148 My eyes greet the night watches
    as I meditate on your promise.
149 Hear my voice in your mercy, O Lord;
    by your judgment give me life.
150 Malicious persecutors draw near me;
    they are far from your law.
151 You are near, O Lord;
    reliable are all your commandments.
152 Long have I known from your testimonies
    that you have established them forever.

Resh

153 Look at my affliction and rescue me,
    for I have not forgotten your law.
154 Take up my cause and redeem me;
    for the sake of your promise give me life.
155 Salvation is far from sinners
    because they do not cherish your statutes.
156 Your compassion is great, O Lord;
    in accord with your judgments, give me life.
157 Though my persecutors and foes are many,
    I do not turn from your testimonies.
158 I view the faithless with loathing
    because they do not heed your promise.
159 See how I love your precepts, Lord;
    in your mercy give me life.
160 Your every word is enduring;
    all your righteous judgments are forever.

New American Bible (Revised Edition) (NABRE)

Scripture texts, prefaces, introductions, footnotes and cross references used in this work are taken from the New American Bible, revised edition © 2010, 1991, 1986, 1970 Confraternity of Christian Doctrine, Inc., Washington, DC All Rights Reserved. No part of this work may be reproduced or transmitted in any form or by any means, electronic or mechanical, including photocopying, recording, or by any information storage and retrieval system, without permission in writing from the copyright owner.

Mark 5:1-20 New American Bible (Revised Edition) (NABRE)

Chapter 5

The Healing of the Gerasene Demoniac. [a]They came to the other side of the sea, to the territory of the Gerasenes. When he got out of the boat, at once a man[b] from the tombs who had an unclean spirit met him. The man had been dwelling among the tombs, and no one could restrain him any longer, even with a chain. In fact, he had frequently been bound with shackles and chains, but the chains had been pulled apart by him and the shackles smashed, and no one was strong enough to subdue him. Night and day among the tombs and on the hillsides he was always crying out and bruising himself with stones. Catching sight of Jesus from a distance, he ran up and prostrated himself before him, crying out in a loud voice, “What have you to do with me,[c] Jesus, Son of the Most High God? I adjure you by God, do not torment me!” (He had been saying to him, “Unclean spirit, come out of the man!”) [d]He asked him, “What is your name?” He replied, “Legion is my name. There are many of us.” 10 And he pleaded earnestly with him not to drive them away from that territory.

11 Now a large herd of swine[e] was feeding there on the hillside. 12 And they pleaded with him, “Send us into the swine. Let us enter them.” 13 And he let them, and the unclean spirits came out and entered the swine. The herd of about two thousand rushed down a steep bank into the sea, where they were drowned. 14 The swineherds ran away and reported the incident in the town and throughout the countryside. And people came out to see what had happened. 15 As they approached Jesus, they caught sight of the man who had been possessed by Legion, sitting there clothed and in his right mind. And they were seized with fear. 16 Those who witnessed the incident explained to them what had happened to the possessed man and to the swine. 17 Then they began to beg him to leave their district. 18 As he was getting into the boat, the man who had been possessed pleaded to remain with him. 19 But he would not permit him but told him instead, “Go home[f] to your family and announce to them all that the Lord in his pity has done for you.” 20 Then the man went off and began to proclaim in the Decapolis what Jesus had done for him; and all were amazed.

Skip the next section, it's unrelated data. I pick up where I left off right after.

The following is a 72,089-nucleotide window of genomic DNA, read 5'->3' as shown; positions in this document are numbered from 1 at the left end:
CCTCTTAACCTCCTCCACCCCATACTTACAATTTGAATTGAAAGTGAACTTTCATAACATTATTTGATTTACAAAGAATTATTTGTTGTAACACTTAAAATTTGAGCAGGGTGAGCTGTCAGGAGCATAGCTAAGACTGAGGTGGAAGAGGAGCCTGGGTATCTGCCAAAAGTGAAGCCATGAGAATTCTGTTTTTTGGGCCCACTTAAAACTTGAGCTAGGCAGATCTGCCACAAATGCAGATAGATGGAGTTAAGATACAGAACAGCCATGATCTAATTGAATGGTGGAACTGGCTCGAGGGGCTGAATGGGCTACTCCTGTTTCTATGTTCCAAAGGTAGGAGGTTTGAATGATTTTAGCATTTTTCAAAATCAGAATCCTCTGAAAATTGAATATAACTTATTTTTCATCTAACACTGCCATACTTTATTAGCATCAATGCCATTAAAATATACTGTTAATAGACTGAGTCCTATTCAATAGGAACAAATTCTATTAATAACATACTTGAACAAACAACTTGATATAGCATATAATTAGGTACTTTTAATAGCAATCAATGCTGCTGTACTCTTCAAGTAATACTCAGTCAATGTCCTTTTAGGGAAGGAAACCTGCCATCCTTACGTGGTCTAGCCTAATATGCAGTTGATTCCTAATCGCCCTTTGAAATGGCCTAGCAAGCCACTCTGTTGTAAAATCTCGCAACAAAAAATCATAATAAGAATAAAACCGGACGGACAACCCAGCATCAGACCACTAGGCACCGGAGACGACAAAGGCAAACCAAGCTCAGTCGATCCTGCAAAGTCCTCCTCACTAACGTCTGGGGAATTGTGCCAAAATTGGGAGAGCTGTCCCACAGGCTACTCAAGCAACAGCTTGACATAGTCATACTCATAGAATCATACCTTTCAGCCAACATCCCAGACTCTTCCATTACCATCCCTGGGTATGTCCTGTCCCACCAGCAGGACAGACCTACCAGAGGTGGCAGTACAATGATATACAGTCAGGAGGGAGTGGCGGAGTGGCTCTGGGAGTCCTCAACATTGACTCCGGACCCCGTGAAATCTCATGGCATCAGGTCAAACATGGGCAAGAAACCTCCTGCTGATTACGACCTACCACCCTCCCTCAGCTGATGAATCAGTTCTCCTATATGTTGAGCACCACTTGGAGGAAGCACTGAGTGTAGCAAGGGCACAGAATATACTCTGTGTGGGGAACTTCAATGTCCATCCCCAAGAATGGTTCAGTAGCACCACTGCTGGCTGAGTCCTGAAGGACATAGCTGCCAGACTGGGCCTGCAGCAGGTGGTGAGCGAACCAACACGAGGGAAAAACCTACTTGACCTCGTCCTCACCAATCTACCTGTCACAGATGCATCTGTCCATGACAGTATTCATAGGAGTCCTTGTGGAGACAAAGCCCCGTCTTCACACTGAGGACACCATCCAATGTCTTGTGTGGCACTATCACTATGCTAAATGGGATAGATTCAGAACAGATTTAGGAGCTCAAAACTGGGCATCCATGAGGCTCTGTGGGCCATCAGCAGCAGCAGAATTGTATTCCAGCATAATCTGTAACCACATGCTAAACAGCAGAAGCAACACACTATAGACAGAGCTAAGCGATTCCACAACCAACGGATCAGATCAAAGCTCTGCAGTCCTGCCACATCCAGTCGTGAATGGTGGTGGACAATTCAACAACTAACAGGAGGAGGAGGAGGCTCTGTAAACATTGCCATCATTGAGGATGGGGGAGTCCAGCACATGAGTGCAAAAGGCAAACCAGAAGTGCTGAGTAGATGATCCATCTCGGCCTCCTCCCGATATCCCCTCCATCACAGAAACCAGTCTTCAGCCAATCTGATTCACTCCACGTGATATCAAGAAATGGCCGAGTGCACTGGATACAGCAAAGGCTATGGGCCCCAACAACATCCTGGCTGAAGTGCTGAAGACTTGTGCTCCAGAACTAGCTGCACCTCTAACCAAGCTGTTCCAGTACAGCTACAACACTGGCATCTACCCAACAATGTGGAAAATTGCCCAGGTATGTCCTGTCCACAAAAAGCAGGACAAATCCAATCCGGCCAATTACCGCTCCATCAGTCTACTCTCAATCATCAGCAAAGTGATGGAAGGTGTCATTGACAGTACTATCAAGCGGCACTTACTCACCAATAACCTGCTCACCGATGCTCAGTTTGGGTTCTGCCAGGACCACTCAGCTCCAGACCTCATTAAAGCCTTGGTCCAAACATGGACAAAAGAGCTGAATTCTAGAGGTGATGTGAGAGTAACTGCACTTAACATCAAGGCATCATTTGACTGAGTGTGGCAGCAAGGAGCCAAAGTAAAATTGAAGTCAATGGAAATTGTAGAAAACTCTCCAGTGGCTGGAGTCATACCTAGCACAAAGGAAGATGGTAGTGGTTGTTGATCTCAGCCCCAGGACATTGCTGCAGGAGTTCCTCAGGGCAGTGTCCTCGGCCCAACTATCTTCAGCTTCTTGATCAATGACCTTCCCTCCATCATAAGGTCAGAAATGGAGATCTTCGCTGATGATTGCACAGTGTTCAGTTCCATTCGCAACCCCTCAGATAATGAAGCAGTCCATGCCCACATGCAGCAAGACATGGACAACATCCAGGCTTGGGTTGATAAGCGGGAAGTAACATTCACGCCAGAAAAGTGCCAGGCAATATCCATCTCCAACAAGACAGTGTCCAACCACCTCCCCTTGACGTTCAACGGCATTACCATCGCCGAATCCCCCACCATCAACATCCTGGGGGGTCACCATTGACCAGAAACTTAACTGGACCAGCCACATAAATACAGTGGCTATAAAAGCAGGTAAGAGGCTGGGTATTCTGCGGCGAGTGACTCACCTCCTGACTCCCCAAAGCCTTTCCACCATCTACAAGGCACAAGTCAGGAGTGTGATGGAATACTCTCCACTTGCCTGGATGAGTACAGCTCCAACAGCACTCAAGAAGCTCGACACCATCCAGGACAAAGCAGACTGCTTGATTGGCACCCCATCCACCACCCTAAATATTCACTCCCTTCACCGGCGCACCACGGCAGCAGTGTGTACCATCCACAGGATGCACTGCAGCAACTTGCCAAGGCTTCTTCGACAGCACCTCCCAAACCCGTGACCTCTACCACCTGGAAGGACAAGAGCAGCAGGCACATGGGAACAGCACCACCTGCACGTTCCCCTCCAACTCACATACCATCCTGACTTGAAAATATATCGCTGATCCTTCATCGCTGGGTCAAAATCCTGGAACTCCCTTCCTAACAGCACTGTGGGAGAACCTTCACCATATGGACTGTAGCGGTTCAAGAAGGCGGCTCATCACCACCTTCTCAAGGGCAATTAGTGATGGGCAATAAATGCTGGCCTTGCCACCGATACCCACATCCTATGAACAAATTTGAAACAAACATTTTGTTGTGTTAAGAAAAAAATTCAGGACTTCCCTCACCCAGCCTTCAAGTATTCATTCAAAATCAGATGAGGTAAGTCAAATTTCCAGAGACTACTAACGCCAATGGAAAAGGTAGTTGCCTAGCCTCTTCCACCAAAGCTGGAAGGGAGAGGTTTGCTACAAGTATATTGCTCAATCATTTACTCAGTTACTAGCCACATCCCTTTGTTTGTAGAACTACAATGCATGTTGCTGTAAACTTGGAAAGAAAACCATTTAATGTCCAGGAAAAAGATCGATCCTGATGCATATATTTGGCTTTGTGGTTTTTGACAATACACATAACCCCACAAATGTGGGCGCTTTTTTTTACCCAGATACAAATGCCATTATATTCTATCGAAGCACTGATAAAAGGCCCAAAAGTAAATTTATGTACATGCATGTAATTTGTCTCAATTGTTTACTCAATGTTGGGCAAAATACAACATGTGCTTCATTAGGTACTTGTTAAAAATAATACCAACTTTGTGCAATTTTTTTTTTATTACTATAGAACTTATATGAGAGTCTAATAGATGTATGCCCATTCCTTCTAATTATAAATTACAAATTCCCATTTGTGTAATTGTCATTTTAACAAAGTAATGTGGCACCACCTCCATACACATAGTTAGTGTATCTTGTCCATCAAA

Jairus’s Daughter and the Woman with a Hemorrhage.[g]

Footnotes:

  1. 5:1 The territory of the Gerasenes: the reference is to pagan territory; cf. Is 65:1. Another reading is “Gadarenes”; see note on Mt 8:28.
  2. 5:2–6 The man was an outcast from society, dominated by unclean spirits (Mk 5:8, 13), living among the tombs. The prostration before Jesus (Mk 5:6) indicates Jesus’ power over evil spirits.
  3. 5:7 What have you to do with me?: cf. Mk 1:24 and see note on Jn 2:4.
  4. 5:9 Legion is my name: the demons were numerous and the condition of the possessed man was extremely serious; cf. Mt 12:45.
  5. 5:11 Herd of swine: see note on Mt 8:30.
  6. 5:19 Go home: Jesus did not accept the man’s request to remain with him as a disciple (Mk 5:18), yet invited him to announce to his own people what the Lord had done for him, i.e., proclaim the gospel message to his pagan family; cf. Mk 1:14, 39; 3:14; 13:10.
  7. 5:21–43 The story of the raising to life of Jairus’s daughter is divided into two parts: Mk 5:21–24; 5:35–43. Between these two separated parts the account of the cure of the hemorrhage victim (Mk 5:25–34) is interposed. This technique of intercalating or sandwiching one story within another occurs several times in Mk 3:19b–21; 3:22–30 3:31–35; 6:6b–13; 6:14–29; 6:30; 11:12–14; 11:15–19; 11:20–25; 14:53; 14:54; 14:55–65; 14:66–73.
New American Bible (Revised Edition) (NABRE)

Scripture texts, prefaces, introductions, footnotes and cross references used in this work are taken from the New American Bible, revised edition © 2010, 1991, 1986, 1970 Confraternity of Christian Doctrine, Inc., Washington, DC All Rights Reserved. No part of this work may be reproduced or transmitted in any form or by any means, electronic or mechanical, including photocopying, recording, or by any information storage and retrieval system, without permission in writing from the copyright owner.